Unique properties of Sakuradite

Sakuradite has three main properties that make it unique in the Code Geass universe.

1- Highly explosive

2- Radioactive

3- High temperature superconductor


Sakuradite is reported to be highly explosive even in its natural state, where it has to be slowly shaved off the wall of the mine instead of more traditional methods. I know of no known minerals that need to be mined in this way. Also, the only naturally occurring substances that are explosive on their own without any sort of processing would be natural gas and oil and even then their explosive properties are limited in less than ideal conditions. The one possible exception to this would be alkali metals and alkali earth metals, which in a pure state are extremely reactive in water as seen in the video below.

The thing is, those metals do not occur in a pure form in nature, given how reactive they are, and are normally found as salts or oxides, which are far less reactive. Now after processing into a liquid form, Sakuradite is shown to be even more explosive, which could be possible if we knew what its chemical makeup is. Seeing as the show never revealed that information, it is nearly impossible to tell if Sakuradite would be any more or less explosive as a liquid.

Given that it is described as liquid Sakuradite, we can assume that it has the same basic chemical makeup as the solid version, and we can assume that under real world conditions it would not be any more reactive than the solid version. Again the explosive properties of Sakuradite are busted. The exception to this rule would be liquid natural gas, which is more dangerous than the standard gaseous form. However, it’s not that simple. Liquid natural gas is actually not that explosive, but it can very quickly and easily turn into a gaseous state, which is explosive. This had led to several accidents over the years, with the most recent accident taking place in 2004, in Algeria. In conclusion, the highly reactive nature of Sakuradite does not match real world science whether it is in a solid or liquid form.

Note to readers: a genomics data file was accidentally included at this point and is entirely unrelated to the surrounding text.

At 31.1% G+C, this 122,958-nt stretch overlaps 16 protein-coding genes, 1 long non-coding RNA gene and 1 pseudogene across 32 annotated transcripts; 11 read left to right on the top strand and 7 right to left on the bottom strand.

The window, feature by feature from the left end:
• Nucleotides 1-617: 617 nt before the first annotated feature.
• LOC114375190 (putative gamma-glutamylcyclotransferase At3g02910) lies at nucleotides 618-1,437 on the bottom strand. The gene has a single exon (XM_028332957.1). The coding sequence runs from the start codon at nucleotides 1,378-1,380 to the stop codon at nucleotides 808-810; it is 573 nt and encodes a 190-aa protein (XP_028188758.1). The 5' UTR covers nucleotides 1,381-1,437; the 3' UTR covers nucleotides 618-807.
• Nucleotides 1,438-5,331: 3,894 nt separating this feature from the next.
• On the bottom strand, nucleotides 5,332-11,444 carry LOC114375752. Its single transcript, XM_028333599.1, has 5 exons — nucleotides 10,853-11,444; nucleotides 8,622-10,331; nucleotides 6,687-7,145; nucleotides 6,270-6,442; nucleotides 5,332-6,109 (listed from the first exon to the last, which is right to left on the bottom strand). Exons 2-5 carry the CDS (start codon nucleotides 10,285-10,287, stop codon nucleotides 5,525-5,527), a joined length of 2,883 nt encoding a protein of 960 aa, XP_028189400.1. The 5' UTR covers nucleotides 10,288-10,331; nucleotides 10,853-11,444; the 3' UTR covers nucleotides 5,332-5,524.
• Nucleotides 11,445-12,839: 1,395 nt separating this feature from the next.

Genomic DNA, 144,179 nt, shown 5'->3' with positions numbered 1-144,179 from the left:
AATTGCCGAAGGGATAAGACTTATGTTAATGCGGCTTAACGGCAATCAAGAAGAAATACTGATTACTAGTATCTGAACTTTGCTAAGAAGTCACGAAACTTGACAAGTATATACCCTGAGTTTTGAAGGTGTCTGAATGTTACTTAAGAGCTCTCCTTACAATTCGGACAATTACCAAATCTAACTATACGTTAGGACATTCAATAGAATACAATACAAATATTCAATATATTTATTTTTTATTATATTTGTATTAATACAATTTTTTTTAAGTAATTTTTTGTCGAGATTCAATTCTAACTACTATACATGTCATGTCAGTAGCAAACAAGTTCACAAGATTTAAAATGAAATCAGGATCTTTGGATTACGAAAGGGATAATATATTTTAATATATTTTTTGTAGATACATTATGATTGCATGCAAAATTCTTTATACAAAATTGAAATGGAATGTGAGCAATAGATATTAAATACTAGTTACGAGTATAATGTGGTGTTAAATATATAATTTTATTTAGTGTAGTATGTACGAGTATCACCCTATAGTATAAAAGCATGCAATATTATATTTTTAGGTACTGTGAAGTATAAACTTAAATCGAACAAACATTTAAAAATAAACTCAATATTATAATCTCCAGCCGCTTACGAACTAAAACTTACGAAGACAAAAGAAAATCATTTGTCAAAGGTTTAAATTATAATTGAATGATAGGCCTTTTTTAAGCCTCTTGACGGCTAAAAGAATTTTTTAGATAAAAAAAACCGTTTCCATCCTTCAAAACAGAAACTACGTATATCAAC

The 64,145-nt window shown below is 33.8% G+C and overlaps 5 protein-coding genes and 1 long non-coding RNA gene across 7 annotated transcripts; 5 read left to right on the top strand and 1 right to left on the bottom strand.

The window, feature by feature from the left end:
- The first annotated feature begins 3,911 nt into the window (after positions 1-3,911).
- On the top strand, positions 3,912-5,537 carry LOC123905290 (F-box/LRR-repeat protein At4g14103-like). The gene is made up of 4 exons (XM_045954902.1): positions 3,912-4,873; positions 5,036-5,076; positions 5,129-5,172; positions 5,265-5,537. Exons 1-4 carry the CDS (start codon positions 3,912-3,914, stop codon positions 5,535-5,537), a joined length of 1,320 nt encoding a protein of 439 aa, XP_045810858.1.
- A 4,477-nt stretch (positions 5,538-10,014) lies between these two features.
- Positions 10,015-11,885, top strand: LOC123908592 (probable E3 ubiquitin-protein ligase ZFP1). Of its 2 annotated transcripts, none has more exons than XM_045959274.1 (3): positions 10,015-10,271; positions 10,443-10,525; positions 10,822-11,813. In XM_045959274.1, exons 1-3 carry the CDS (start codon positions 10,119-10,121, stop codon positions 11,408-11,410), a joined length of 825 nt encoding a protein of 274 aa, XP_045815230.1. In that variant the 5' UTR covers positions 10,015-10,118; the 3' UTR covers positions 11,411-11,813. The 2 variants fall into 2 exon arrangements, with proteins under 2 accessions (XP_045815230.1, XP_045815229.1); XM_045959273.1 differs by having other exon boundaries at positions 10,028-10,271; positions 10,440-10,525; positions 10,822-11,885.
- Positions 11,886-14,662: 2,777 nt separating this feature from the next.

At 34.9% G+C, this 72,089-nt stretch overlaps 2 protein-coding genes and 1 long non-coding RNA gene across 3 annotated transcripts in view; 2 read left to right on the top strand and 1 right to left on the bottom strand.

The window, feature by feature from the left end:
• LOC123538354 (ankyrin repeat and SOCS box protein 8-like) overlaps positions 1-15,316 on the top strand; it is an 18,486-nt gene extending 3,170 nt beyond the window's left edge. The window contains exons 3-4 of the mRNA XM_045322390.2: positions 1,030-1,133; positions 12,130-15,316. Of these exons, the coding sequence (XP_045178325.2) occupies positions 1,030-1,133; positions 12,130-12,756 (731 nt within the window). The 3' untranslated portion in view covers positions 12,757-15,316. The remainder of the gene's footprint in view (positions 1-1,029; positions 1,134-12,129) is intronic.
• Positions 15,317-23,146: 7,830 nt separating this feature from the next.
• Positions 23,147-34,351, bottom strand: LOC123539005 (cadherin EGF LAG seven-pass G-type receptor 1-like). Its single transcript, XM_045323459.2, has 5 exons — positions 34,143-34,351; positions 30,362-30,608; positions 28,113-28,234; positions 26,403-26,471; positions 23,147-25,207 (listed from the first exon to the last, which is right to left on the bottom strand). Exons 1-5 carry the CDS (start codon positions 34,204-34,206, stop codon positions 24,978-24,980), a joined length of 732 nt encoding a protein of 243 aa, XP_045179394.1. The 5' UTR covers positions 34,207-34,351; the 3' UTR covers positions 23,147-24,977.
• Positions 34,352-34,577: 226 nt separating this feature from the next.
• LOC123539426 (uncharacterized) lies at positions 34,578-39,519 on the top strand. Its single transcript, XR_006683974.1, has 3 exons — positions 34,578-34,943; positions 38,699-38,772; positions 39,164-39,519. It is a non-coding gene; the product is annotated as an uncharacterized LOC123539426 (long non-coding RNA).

Given my previous assertion that Sakuradite contains rare earth metals, then it comes as no surprise that it would have some degree of radioactivity due to the radioactive nature of some of the rare earth metals in the real world. However, this is where it gets a little odd. Now I don’t remember Sakuradite being discussed as radioactive in the show, but the wiki page does list it as being radioactive. That could just be my bad memory, but Sakuradite is not the primary fuel for the Field Limitary Effective Implosion Armament (F.L.E.I.J.A.). The Sakuradite is used to create an explosion to initiate nuclear fission, in the same way normal explosives are used to initiate nuclear fission in real world nuclear weapons. After this point anime physics takes over and creates the distinct look and effect of the weapon. So yes, Sakuradite can be radioactive.